In a U.S. House subcommittee hearing, the ...
WQP recognizes water dealers who go above and beyond
Every month, Water Quality Products’ Dealer of the Month electronic newsletter recognizes a water treatment professional whose forward-thinking business techniques have propelled his or her organization to be a marketplace leader.
The following dealers were profiled in Dealer of the Month e-newsletters throughout 2008.
If you know of any outstanding dealers who you think should be profiled in an upcoming newsletter, feel free to send your suggestions to [email protected].
If you would like to receive Dealer of the Month, sign up on our website: www.wqpmag.com.
Service & Stability
Bruce Whitney of Whitney’s Water Systems, Logandale, Nev., has found adaptability to be the key to success—especially in the water treatment industry. Working in rural southern Nevada since 1987, Whitney and his wife Sherrie operate their business with the goal of “providing quality service to our customers and providing a good income for [our] employees.”
One reason Whitney needs to keep adaptability at the forefront of his business is his location. “Being in the desert southwest, you run into some unique water quality issues,” Whitney said, “from high salinity and hardness to high volume needs and addressing those at a reasonable cost.”
Recent droughts in the area have affected water quality and quantity in Whitney’s service area but they have also been a benefit, he said, because people are more concerned about conservation.
In the wake of a declining housing market, Whitney and his team have also aimed to become more service oriented, making sure customers’ existing systems are well serviced so they will last longer, and setting up regularly scheduled maintenance contracts rather than waiting for customers to call them. So even if the market fluctuates, Whitney’s twenty-plus years of service in the area provides an element of stability.
For some dealers, WQA certification and continuing education for their employees may be a vague goal for the future. Actively pursuing educational opportunities, however, can have immediate benefits, as shown by the example of Joseph J. Huemann, president of Huemann Water Conditioning, Div. of Huemann Water Mgt., Inc., in Johnsburg, Ill.
Huemann has seen first-hand how focusing on education and certification can result in better business. His family’s roots in the water business go back to 1902, when his great-grandfather founded Joseph H. Huemann and Sons Well Drilling. His father, Thomas Huemann, established Huemann Water Conditioning in 1963.
Changes within the industry since then are one reason continuing education and certification is important, according to Huemann. “In the ’60s and ’70s, our customers needed to be educated more. Today, most people know they want their water treated. With the exposure and demands of the customer, we are being held to a higher standard. Training and education helps with delivering a consistent and correct product to the customer.”
With customers who have more access to information than ever before thanks to the Internet, Huemann and his employees have to take steps to make sure they are updated on current industry topics and news. For instance, if a magazine has an article pertaining to an issue his employees may face, he routes it around the office so that everyone benefits from the knowledge.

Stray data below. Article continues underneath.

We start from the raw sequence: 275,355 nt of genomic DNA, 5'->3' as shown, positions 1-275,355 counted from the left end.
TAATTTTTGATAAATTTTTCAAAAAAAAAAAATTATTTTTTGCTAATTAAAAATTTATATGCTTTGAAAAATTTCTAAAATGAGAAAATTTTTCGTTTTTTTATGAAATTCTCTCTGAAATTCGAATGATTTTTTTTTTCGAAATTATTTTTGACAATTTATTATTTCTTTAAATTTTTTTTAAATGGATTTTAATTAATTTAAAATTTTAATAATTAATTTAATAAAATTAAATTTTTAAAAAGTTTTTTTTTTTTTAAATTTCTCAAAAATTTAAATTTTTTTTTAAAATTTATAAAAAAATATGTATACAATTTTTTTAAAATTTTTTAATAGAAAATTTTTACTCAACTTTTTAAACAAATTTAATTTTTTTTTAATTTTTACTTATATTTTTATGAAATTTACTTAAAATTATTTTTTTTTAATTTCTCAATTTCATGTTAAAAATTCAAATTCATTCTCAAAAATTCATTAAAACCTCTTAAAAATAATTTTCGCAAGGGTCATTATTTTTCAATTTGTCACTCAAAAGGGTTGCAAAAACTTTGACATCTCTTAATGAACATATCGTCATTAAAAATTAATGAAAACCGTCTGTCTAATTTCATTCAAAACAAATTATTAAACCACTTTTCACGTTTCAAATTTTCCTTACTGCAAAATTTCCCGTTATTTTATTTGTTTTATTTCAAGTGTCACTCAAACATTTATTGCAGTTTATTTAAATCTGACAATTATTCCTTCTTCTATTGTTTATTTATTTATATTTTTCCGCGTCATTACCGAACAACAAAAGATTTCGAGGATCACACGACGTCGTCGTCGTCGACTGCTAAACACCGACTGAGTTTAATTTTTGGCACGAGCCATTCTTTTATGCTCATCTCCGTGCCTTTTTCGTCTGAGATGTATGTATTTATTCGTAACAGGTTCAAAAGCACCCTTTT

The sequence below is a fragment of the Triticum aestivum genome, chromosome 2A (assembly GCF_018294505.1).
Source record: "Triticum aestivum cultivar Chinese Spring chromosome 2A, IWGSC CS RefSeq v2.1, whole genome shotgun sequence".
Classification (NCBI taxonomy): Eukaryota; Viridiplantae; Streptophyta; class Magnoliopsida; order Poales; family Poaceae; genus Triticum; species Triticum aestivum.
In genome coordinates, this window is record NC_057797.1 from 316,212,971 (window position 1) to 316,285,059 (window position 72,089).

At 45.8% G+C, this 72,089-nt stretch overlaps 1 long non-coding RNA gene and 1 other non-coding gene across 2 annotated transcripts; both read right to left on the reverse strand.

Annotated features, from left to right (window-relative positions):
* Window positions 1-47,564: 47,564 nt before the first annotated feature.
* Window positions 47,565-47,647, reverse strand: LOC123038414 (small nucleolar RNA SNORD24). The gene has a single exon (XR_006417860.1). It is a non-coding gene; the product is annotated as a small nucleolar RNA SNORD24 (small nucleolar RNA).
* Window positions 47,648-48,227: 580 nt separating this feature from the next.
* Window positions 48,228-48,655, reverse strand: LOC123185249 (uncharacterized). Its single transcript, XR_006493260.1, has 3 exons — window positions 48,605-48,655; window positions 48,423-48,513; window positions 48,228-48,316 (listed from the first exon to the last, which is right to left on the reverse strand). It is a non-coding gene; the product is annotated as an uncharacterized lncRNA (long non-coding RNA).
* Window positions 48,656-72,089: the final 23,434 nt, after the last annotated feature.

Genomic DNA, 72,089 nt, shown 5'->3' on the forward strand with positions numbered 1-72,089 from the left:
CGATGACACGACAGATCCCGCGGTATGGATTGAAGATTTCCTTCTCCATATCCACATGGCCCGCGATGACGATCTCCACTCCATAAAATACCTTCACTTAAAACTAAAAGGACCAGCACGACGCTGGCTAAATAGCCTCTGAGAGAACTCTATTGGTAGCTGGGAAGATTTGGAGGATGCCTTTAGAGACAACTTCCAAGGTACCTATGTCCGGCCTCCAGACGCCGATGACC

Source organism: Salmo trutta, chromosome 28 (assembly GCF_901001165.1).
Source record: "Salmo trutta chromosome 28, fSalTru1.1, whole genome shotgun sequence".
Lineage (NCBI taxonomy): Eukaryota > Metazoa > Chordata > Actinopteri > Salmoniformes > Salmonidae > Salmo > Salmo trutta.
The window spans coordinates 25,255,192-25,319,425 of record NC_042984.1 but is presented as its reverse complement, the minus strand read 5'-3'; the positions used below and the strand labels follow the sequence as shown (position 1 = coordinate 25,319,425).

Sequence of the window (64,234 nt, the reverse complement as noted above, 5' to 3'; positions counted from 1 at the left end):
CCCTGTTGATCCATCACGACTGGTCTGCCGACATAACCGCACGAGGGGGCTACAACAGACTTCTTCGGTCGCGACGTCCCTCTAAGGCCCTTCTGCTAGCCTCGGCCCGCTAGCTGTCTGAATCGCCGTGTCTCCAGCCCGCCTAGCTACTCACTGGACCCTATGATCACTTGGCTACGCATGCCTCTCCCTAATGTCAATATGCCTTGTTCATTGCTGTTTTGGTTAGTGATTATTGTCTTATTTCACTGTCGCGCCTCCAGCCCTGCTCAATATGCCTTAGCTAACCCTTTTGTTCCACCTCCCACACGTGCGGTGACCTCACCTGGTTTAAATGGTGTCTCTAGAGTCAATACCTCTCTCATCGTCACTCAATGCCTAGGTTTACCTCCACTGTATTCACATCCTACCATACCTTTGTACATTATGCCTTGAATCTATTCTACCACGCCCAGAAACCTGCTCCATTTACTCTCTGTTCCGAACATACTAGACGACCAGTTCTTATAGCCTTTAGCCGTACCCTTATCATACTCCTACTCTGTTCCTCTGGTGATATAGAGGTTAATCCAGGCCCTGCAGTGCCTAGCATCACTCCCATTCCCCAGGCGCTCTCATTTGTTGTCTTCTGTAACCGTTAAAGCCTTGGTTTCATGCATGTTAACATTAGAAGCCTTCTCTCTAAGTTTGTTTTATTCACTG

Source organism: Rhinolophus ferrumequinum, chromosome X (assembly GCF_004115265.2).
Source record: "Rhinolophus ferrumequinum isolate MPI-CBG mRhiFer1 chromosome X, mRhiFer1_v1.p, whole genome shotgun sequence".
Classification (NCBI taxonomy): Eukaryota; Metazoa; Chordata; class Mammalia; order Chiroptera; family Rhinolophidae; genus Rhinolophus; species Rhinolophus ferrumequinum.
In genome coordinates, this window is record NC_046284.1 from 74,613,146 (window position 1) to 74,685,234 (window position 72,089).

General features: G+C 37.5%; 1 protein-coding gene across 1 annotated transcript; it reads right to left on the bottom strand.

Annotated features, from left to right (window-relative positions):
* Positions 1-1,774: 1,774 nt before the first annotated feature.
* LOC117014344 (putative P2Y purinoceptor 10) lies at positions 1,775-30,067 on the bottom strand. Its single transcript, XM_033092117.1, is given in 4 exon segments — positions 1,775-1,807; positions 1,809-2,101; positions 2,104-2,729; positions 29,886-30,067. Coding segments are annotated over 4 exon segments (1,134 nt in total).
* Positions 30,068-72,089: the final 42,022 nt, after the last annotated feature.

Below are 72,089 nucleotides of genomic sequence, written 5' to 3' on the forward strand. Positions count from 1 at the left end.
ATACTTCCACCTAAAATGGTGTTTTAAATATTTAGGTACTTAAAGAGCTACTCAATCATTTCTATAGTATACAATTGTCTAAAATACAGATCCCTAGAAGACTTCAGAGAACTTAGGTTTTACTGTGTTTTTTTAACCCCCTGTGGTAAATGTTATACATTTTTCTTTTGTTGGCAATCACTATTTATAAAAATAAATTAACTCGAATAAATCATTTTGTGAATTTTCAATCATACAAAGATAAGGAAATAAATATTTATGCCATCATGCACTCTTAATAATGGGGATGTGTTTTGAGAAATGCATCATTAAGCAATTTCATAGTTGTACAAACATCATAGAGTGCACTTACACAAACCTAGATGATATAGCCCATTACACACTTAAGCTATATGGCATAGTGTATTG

Huemann’s goal of “educating my employees to do their job better than I could do it” is ensuring the longevity, security and success of his business well into the future.
Teaching the Customer
Many water dealers find success through unique marketing techniques while others spend a lot of time and effort going through the process to become a Certified Water Specialist—all of which are valuable and proven ways to get ahead of the competition. Phil Rhodes Jr., operations managerof Futuramic’s Clean Water Center in Omaha, Neb., has found another way to get ahead of the curve: educating the customer.
“We really focus on educating the customer about water and the products,” said Rhodes. “We teach the customers what actually goes on inside a water softener, how they work and what they can do for them.”
This educational philosophy, Rhodes thinks, is different than initially selling the benefits and costs of the products. “We try to educate [the customer] as to why it is important that they have a water softener and then what the difference between the systems are,” he said.
By participating in home shows, interacting with customers and educating them on the importance of water treatment and the need for equipment, Rhodes has been able to find success for his business. He has found that it is more important to have customers who understand water treatment rather than have customers who are simply aware of cost savings.
Green for Growth
Matthew O’Toole, manager of Abbey EcoWater Systems, Spring Valley, N.Y., offers full treatment systems for residential, commercial and some small industrial applications. He maintains a well-rounded business approach stressing environmental benefits, which has helped his company remain competitive in today’s demanding marketplace.
“Everyone needs to do their part to conserve our resources, and one of the benefits we let our customers know about is the energy savings associated with soft, clean water,” O’Toole said.
The Abbey EcoWater Systems website features a “For the Environment” tab, which outlines key points supporting the company’s green approach. The page states, for instance, that using a water softener and reverse osmosis system in a hard water area can reduce greenhouse gases to the same extent as taking 1.3 cars off the road annually.
Such forward-thinking efforts have promoted Abbey EcoWater Systems’ growth to become the full-service environmentally conscious water treatment company it is today.